Where did the ideas for When the Evil Came and Stinky come from? Were there events that inspired those tales, stories you heard or things like that?
Stinky was just a play on the whole “raised by wolves” thing. Except the main character is raised by monsters. The story of When The Evil Came is a little closer to home, and that’s all I can really say about that, unfortunately.
Who are some of your favorite writers or artists, and how have they influenced your work?
I think it would be impossible not to list Stephen King as an influence if you’re creating horror these days. But as far as comics my influences are people like Mike Mignola and John Arcudi, the guys behind Hellboy/BPRD. Guillermo del Toro is also a huge influence. The last three novels I’ve read were by Christopher Golden, I really enjoy his stuff.
What comics are you reading right now, or what would you recommend checking out?
Anything with Mike Mignola’s name on it (Hellboy/BPRD/Abe Sapian/Lobster Johnson/Baltimore etc), The Goon, Breath Of Bones, Black Beetle, Saga, Prophet, Manhattan Projects, Five Ghosts, Chin Music, Mouse Guard, TMNT, The Sixth Gun, Six Gun Gorilla, Theremin, Head Lopper. I’m also really digging Becky Cloonan’s self published stuff (The Mire, Wolves, and Demeter).
When the Evil Came/Stinky is a two for one flip comic from Challenger Comics. Both stories are written by Fabian Rangel, Jr. and are a throwback to the classic horror stories that you might find in old Tales from the Crypt comics. Short, disturbing, get in and get out kinda stories, and they’re a joy to read, if you dig those kinda stories (and I do!).
When the Evil Came features artwork by Cody Schibi, and his art is the perfect match for this first tale of horror. Highly detailed in all the right ways, featuring panels that literally jump out and grab you (there’s a creepy caterpillar in that witch doctor’s nose! That little girl has four eyes and nasty boils on her face!). It reminded me of when you’re watching a horror movie and the camera jumps to a full shot of the creepy deformed bad guy zombie or something. It makes you sit up, it gets your attention, and that’s what Schibi’s art does here page after page.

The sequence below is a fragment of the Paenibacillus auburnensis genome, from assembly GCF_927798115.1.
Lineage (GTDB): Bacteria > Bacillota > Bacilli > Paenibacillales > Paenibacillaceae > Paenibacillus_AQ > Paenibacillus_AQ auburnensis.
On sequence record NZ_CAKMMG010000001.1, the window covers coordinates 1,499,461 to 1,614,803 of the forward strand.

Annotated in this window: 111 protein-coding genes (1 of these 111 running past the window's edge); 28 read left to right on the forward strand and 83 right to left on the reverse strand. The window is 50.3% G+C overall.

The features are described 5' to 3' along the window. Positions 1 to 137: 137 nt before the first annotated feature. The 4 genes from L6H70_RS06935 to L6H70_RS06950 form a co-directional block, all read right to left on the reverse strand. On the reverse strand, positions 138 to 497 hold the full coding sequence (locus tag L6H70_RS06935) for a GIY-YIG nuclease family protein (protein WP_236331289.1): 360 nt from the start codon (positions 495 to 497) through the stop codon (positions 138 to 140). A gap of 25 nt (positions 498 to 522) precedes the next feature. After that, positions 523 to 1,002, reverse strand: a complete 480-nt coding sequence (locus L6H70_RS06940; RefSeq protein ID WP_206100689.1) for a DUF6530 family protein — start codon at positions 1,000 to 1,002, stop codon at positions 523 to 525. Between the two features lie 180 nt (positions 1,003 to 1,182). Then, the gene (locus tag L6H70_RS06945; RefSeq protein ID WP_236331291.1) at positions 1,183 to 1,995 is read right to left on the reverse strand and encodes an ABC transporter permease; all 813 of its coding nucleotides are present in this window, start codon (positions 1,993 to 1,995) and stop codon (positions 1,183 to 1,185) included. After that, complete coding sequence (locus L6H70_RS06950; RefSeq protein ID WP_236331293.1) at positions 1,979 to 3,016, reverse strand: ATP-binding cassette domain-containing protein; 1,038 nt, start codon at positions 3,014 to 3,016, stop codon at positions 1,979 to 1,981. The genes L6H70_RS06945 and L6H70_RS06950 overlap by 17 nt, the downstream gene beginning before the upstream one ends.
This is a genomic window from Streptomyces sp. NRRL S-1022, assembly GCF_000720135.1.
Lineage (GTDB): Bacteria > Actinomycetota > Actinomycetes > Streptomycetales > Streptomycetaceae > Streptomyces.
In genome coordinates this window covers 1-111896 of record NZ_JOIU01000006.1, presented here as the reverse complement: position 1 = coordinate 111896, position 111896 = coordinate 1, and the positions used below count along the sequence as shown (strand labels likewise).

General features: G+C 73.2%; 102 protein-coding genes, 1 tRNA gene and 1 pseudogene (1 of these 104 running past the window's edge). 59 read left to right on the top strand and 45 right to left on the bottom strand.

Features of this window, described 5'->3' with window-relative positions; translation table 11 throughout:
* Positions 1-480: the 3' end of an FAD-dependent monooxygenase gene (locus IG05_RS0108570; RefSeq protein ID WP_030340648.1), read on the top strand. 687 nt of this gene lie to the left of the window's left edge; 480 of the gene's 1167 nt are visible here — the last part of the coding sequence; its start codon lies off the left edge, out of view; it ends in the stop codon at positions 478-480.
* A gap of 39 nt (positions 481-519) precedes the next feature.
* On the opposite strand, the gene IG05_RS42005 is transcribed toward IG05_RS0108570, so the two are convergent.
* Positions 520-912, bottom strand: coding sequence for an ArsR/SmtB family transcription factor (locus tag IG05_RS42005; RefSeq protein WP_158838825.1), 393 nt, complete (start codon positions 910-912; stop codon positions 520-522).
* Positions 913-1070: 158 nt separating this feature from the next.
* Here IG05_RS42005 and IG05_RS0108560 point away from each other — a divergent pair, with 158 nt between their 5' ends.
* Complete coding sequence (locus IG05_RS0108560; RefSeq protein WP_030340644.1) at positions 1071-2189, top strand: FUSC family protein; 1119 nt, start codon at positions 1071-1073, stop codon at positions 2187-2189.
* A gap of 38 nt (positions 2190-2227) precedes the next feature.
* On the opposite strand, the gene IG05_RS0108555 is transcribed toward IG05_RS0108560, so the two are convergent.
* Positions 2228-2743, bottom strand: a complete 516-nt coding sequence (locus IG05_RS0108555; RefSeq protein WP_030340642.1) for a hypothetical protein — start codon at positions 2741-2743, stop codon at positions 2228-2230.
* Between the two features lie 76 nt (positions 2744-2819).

The art is the perfect accompaniment for Rangel’s tale of a haunted family, a woman and her two daughters, who’s husband has just left her. As the haunting gets more and more eerie with each page (spiders, voices, missing cats, deformities, demons, witchcraft), the truth comes out, but the damage has already been done. Twenty years later, Abigail, the oldest of the sisters, feels responsible for the events and seeks counseling as a result. The events of the last few pages leave the reader to ponder if Abigail is a paranoid schizophrenic (as her mother may have been before her), or if she has finally succumbed to the demons she had unwittingly unleashed upon her family all those years ago.
And once you’re finished with When the Evil Came, flip the book over and there’s Stinky, a classic tale of the weird smelly outcast kid at school, written by Rangel with art by Valentin Ramon Menendez. Who didn’t go to school with a kid like that? Who didn’t wonder what was up with him or her? And who doesn’t remember that there were those assholes who picked on that kid. What if that kid didn’t have parents, but was being raised by. . . .something else?
Shawn is known as Stinky to most of the kids of his high school, and every day begins for him like the last, with the bus picking him up in front of his house and the cruelty beginning anew. One day, things change. John and Ricky, two bullies with bad haircuts, decide to give Stinky a bath by swirly, but are punished with detention and decide to get even. So that night, they ride their bikes out to Stinky’s place, and discover the truth about Shawn. There’s a reason no one sees his parents, and there’s a reason he’s so smelly. Turns out he’s not all alone in his house outside of town after all.
Menendez’s art here is awesome. You don’t need the word balloons to know what is going on here. Every panel tells the story, and some of those panels are just crazy good. The swirly panel, of Stinky’s head in the toilet, is shown from the bottom of the toilet, air bubbles escaping from his nose and mouth. The look of terror on the faces of John and Ricky when they sneak into Stinky’s house and discover his secret. An ominous jawbone at the feet of the bullies as they creep through the house. The three panel progression as Ricky realizes his fate and comes to terms with his impending doom. This half of the book is just as terrifying, but in a big-reveal ending kind of way, which I won’t spoil here. It’s a slow, suspenseful build to a solid ending.
So you get two undeniably twisted tales of horror, one a creepy, suspenseful story of a haunting, and one a tale of a weird kid and how two bullies come to discover his secret. I recommend the book very highly, and encourage you to grab yourself a copy here! And check out a Q&A with Fabian Rangel, Jr. here and When the Evil Came artist Cody Schibi here!
Earlier this week, I exchanged a few emails with Matt Gordon and Marty Whitmore, the writer and artist of The Apprentice’s Folly. Matt has been writing for about 5 years, and Marty has been an artist for the better part of twenty years. Both were kind enough to answer a few questions for me. . . .
Matt Gordon Q&A